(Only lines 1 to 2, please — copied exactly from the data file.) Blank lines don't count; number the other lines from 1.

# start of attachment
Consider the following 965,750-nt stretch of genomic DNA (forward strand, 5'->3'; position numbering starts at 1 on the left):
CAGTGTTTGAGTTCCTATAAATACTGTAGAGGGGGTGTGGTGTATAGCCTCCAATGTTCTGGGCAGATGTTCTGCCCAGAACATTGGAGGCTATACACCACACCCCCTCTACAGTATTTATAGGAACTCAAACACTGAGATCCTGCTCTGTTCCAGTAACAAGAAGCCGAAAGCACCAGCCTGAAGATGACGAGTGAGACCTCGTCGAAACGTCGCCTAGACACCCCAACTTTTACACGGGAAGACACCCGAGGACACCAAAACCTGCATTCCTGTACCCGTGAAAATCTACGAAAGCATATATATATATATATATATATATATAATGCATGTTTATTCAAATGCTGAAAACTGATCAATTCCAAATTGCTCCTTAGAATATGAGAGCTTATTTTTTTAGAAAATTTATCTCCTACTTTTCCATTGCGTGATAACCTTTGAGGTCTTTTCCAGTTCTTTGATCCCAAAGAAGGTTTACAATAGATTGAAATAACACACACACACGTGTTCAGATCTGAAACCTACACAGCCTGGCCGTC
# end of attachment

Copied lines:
Consider the following 965,750-nt stretch of genomic DNA (forward strand, 5'->3'; position numbering starts at 1 on the left):
CAGTGTTTGAGTTCCTATAAATACTGTAGAGGGGGTGTGGTGTATAGCCTCCAATGTTCTGGGCAGATGTTCTGCCCAGAACATTGGAGGCTATACACCACACCCCCTCTACAGTATTTATAGGAACTCAAACACTGAGATCCTGCTCTGTTCCAGTAACAAGAAGCCGAAAGCACCAGCCTGAAGATGACGAGTGAGACCTCGTCGAAACGTCGCCTAGACACCCCAACTTTTACACGGGAAGACACCCGAGGACACCAAAACCTGCATTCCTGTACCCGTGAAAATCTACGAAAGCATATATATATATATATATATATATATAATGCATGTTTATTCAAATGCTGAAAACTGATCAATTCCAAATTGCTCCTTAGAATATGAGAGCTTATTTTTTTAGAAAATTTATCTCCTACTTTTCCATTGCGTGATAACCTTTGAGGTCTTTTCCAGTTCTTTGATCCCAAAGAAGGTTTACAATAGATTGAAATAACACACACACACGTGTTCAGATCTGAAACCTACACAGCCTGGCCGTC